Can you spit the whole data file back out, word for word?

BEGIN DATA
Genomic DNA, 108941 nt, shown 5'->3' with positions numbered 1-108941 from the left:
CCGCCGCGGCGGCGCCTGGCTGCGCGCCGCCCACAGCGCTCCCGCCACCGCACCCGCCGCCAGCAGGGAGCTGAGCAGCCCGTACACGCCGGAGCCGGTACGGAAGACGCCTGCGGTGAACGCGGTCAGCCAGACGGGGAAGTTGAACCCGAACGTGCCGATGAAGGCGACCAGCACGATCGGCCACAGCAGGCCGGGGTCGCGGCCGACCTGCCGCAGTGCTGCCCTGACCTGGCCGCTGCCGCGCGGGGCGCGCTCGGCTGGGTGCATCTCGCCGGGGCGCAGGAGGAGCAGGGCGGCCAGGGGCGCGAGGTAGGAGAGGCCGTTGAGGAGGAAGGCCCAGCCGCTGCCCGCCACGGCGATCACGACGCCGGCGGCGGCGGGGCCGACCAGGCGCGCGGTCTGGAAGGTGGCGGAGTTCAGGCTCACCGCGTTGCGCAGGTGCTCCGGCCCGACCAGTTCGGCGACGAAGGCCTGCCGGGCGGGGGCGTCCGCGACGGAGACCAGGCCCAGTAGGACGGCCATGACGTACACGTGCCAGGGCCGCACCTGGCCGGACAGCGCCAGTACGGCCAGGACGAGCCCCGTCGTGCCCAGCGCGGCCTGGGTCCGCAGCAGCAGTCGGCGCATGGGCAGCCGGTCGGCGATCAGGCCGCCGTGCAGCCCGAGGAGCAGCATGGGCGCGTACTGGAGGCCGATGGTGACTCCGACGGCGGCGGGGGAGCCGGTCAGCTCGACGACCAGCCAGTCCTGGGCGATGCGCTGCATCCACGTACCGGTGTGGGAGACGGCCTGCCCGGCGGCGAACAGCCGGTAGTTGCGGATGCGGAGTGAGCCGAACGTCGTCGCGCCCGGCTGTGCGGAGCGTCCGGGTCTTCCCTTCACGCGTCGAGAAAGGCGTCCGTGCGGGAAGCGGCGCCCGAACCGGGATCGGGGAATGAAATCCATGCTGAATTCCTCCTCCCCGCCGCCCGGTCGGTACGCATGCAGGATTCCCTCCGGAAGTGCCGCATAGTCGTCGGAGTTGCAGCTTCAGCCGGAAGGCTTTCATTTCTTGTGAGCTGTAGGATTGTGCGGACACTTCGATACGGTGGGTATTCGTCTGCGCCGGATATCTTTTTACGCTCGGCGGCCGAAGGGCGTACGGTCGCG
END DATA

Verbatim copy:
Genomic DNA, 108941 nt, shown 5'->3' with positions numbered 1-108941 from the left:
CCGCCGCGGCGGCGCCTGGCTGCGCGCCGCCCACAGCGCTCCCGCCACCGCACCCGCCGCCAGCAGGGAGCTGAGCAGCCCGTACACGCCGGAGCCGGTACGGAAGACGCCTGCGGTGAACGCGGTCAGCCAGACGGGGAAGTTGAACCCGAACGTGCCGATGAAGGCGACCAGCACGATCGGCCACAGCAGGCCGGGGTCGCGGCCGACCTGCCGCAGTGCTGCCCTGACCTGGCCGCTGCCGCGCGGGGCGCGCTCGGCTGGGTGCATCTCGCCGGGGCGCAGGAGGAGCAGGGCGGCCAGGGGCGCGAGGTAGGAGAGGCCGTTGAGGAGGAAGGCCCAGCCGCTGCCCGCCACGGCGATCACGACGCCGGCGGCGGCGGGGCCGACCAGGCGCGCGGTCTGGAAGGTGGCGGAGTTCAGGCTCACCGCGTTGCGCAGGTGCTCCGGCCCGACCAGTTCGGCGACGAAGGCCTGCCGGGCGGGGGCGTCCGCGACGGAGACCAGGCCCAGTAGGACGGCCATGACGTACACGTGCCAGGGCCGCACCTGGCCGGACAGCGCCAGTACGGCCAGGACGAGCCCCGTCGTGCCCAGCGCGGCCTGGGTCCGCAGCAGCAGTCGGCGCATGGGCAGCCGGTCGGCGATCAGGCCGCCGTGCAGCCCGAGGAGCAGCATGGGCGCGTACTGGAGGCCGATGGTGACTCCGACGGCGGCGGGGGAGCCGGTCAGCTCGACGACCAGCCAGTCCTGGGCGATGCGCTGCATCCACGTACCGGTGTGGGAGACGGCCTGCCCGGCGGCGAACAGCCGGTAGTTGCGGATGCGGAGTGAGCCGAACGTCGTCGCGCCCGGCTGTGCGGAGCGTCCGGGTCTTCCCTTCACGCGTCGAGAAAGGCGTCCGTGCGGGAAGCGGCGCCCGAACCGGGATCGGGGAATGAAATCCATGCTGAATTCCTCCTCCCCGCCGCCCGGTCGGTACGCATGCAGGATTCCCTCCGGAAGTGCCGCATAGTCGTCGGAGTTGCAGCTTCAGCCGGAAGGCTTTCATTTCTTGTGAGCTGTAGGATTGTGCGGACACTTCGATACGGTGGGTATTCGTCTGCGCCGGATATCTTTTTACGCTCGGCGGCCGAAGGGCGTACGGTCGCG